Study finds order in the apparent randomness of Earth's evolving landscape

Miles Traer, Stanford University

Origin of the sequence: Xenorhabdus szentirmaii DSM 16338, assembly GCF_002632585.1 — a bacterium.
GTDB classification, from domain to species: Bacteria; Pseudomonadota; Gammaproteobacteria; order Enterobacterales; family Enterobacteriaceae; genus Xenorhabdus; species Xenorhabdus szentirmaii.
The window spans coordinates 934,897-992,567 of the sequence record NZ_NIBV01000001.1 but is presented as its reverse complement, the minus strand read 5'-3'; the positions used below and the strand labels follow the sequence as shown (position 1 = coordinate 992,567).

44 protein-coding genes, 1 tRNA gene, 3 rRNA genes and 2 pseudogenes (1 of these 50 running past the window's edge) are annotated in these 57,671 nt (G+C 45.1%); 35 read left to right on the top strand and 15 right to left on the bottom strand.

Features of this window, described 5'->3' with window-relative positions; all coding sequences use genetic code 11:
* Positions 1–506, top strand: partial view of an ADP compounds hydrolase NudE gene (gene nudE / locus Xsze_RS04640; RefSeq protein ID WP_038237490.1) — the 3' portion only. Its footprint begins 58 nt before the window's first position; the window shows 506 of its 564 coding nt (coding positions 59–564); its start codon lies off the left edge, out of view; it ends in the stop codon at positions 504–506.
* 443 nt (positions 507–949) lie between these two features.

Stanford Earth scientists have created tools to analyze branched networks of Earth-bound channels formed by water and erosion. The work could provide insights into processes that form branched networks like those on the surface of Mars (left) and Titan (center) and in the human circulatory system. Shelef’s research could help scientists better understand the processes acting on Titan today and the processes that carved out channel networks on Mars millions, if not billions, of years ago. The pair’s analysis of branched networks needn’t be limited to flowing liquids. By seeing past the randomness inferred from previous research, Shelef and Hilley can better understand the processes that shape the world around us.

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